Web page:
the transmitter includes information within the transmit data streams concerning the power levels; and
the receiver extracts information concerning the power levels from the received signals and uses the power levels during interference cancellation.
15. The system of claim 14, wherein the plurality of transmit data streams are broken into blocks and each block includes information associated with the power levels used for a subsequent block.
16. The system of claim 11, wherein the transmitter comprises a power allocator coupled to the transmitter and configured to provide the power level associated with each data stream.
17. The system of claim 16, wherein the power allocator determines the power level by permuting a predetermined set of transmission powers among the plurality of data streams using any of: a predefined ordering, a pseudorandom ordering, and a sequential ordering.
18. The system of claim 16, wherein the power allocator determines the power level by assigning a pseudorandomly selected set of transmission powers to the plurality of data streams using a random process.
19. A system for communicating data over a multiple-input multiple-output communication channel having a changing channel response, the system comprising:
means for separating the data into a plurality of data streams;
means for unequally allocating transmission power to the plurality of data streams without regard to state of the changing channel response, wherein the unequally allocating transmission power comprises any of: (a) permuting a predetermined set of transmission powers among the plurality of data streams and (b) assigning a pseudorandomly selected set of transmission powers to the plurality of data streams; and
means for receiving the plurality of data streams using an interference cancelling receiver.
Description
FIELD OF THE INVENTION

The present invention relates generally to communication using a multiple-input multiple-output (MIMO) communication channel. More particularly, the present invention relates to transmission using unequal power distribution and reception using interference cancellation.

BACKGROUND

Multiple-input multiple-output (MIMO) communications systems use multiple antennas at the transmitter and receiver to provide increased throughput through a communication channel. In theory, the available capacity of a radio channel can increase linearly with the minimum number of antennas at either the transmitter or receiver. Unfortunately, complex signal processing is generally required in order to obtain the increased throughput.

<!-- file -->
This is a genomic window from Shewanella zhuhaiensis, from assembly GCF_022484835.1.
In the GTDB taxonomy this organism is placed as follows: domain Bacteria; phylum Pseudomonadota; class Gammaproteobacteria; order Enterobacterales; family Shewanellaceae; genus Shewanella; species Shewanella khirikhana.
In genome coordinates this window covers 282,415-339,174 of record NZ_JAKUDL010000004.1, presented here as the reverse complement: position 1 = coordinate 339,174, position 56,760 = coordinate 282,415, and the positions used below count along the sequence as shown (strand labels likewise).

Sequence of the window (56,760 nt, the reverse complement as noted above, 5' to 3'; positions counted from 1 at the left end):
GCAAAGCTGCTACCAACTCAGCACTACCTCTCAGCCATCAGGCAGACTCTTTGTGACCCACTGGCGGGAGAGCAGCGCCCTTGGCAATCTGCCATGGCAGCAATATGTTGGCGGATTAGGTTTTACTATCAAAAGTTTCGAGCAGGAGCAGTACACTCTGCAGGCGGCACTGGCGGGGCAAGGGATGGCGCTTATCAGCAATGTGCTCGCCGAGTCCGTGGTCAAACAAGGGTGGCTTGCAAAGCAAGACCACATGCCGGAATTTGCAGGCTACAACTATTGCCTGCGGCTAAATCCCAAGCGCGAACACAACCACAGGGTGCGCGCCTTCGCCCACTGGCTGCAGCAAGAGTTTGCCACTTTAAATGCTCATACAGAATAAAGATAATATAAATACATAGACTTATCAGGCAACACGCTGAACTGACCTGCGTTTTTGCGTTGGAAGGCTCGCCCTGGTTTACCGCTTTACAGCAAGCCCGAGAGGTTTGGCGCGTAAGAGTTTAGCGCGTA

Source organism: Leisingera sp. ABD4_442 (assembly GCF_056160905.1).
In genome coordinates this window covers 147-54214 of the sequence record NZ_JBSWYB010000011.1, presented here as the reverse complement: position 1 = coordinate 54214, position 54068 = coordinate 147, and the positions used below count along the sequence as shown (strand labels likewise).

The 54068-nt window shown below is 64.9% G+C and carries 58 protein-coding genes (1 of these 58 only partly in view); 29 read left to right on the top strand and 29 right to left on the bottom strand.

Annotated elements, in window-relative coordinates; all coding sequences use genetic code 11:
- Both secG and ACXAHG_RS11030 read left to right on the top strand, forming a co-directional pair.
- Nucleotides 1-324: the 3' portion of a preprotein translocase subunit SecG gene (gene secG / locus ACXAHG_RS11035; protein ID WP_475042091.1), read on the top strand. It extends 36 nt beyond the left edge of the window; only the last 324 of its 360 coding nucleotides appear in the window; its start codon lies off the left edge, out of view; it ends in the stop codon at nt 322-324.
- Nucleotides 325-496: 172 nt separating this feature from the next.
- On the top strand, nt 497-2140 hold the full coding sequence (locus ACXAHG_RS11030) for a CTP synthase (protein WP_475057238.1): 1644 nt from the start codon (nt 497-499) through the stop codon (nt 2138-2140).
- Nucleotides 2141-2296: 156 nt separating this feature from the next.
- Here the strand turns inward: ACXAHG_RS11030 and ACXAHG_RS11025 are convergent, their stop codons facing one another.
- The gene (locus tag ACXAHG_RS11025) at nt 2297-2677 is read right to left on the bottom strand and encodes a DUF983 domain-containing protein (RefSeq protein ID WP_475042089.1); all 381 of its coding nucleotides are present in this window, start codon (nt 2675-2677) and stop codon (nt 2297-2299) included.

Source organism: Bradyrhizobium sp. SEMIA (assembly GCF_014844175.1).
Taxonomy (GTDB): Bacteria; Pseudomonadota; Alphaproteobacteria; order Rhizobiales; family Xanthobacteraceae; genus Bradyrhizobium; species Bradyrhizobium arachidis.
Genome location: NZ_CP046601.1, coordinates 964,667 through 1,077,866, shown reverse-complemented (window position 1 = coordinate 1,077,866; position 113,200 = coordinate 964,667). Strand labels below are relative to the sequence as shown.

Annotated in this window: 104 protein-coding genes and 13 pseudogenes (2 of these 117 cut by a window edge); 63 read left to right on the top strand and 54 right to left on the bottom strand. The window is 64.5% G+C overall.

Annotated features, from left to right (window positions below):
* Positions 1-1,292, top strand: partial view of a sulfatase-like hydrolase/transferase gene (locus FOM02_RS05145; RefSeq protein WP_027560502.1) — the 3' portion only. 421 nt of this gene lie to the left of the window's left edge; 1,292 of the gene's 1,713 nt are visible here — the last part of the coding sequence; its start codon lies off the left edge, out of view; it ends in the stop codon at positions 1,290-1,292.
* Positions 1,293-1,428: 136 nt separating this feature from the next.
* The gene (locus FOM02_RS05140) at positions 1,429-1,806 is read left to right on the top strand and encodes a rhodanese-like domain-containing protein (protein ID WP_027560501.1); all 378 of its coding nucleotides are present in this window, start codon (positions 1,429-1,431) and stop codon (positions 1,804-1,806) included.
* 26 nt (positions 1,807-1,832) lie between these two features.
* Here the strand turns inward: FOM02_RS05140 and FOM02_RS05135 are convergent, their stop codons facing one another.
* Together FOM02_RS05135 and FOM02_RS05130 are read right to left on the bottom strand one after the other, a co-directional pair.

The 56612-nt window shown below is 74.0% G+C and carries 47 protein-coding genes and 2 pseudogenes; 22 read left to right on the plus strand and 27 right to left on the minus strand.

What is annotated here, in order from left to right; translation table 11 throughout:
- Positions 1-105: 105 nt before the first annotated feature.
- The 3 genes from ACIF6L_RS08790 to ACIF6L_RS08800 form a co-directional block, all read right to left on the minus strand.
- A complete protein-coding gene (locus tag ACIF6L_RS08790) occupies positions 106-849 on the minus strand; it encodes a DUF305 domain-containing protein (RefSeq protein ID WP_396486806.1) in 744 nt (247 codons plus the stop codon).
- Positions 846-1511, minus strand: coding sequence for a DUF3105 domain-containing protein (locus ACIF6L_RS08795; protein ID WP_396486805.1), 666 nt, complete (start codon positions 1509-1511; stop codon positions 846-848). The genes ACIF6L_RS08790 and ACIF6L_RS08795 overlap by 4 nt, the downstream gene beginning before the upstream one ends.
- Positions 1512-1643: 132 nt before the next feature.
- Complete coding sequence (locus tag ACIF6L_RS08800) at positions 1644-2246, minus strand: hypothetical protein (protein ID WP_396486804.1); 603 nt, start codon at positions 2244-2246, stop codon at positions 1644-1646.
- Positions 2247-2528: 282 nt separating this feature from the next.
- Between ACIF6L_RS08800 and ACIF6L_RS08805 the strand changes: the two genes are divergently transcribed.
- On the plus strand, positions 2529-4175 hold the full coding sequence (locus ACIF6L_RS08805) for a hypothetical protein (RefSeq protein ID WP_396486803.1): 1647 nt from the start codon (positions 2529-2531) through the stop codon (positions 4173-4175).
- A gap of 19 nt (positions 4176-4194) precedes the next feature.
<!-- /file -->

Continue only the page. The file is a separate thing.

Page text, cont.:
One optimal solution for MIMO communications uses so-called pre-coding or beam forming and the so-called water-filling method to assign transmission power levels. The water-filling method uses knowledge of the channel response to determine optimal transmission power assignments to the transmit antennas. Channel response information is not directly available to the transmitter. Furthermore, the channel response can be actively changing. Therefore, the receiver typically estimates the channel response and feeds back the channel response information to the transmitter. Delays or errors in obtaining the channel response information (also referred to as channel state), however, reduce the performance of this approach. The estimation of channel response and feedback of channel state information also adds complexity to the overall communication systems.

A less complex alternative avoids requiring knowledge of the channel state at the transmitter. In the absence of channel state information at the transmitter, an optimal technique is for the transmitter to assign the same power to each antenna. The receiver can use maximum likelihood detection to maximize the performance. Unfortunately, maximum likelihood decoding is complex, and the complexity increases exponentially with the number of antennas.

SUMMARY OF THE INVENTION

It has been recognized that it would be advantageous to develop an improved technique for communication through a MIMO communication channel.

One embodiment of the invention includes a method for communicating data over a MIMO channel having a changing channel response. The method includes separating the data into a plurality of data streams and allocating transmission power to each of the plurality of data streams. The allocated power is unequally distributed to the plurality of data streams without regard to state of the changing channel response. The method can include receiving the plurality of data streams using an interference cancelling receiver.

Additional features and advantages of the invention will be apparent from the detailed description which follows, taken in conjunction with the accompanying drawings, which together illustrate, by way of example, features of the invention.

BRIEF DESCRIPTION OF THE DRAWINGS

FIG. 1 is a block diagram of a system for communicating data over a multiple-input multiple-output (MIMO) channel in accordance with an embodiment of the present invention;

FIG. 2 is a block diagram of a system for transmission of data over a MIMO channel in accordance with an embodiment of the present invention;

FIG. 3 is a block diagram of a system for reception of data over a MIMO channel in accordance with an embodiment of the present invention;

FIG. 4 is a timing diagram showing an exemplary data sequencing in accordance with an embodiment of the present invention; and

FIG. 5 is a flow chart of a method for communicating data over a MIMO channel in accordance with another embodiment of the present invention.

DETAILED DESCRIPTION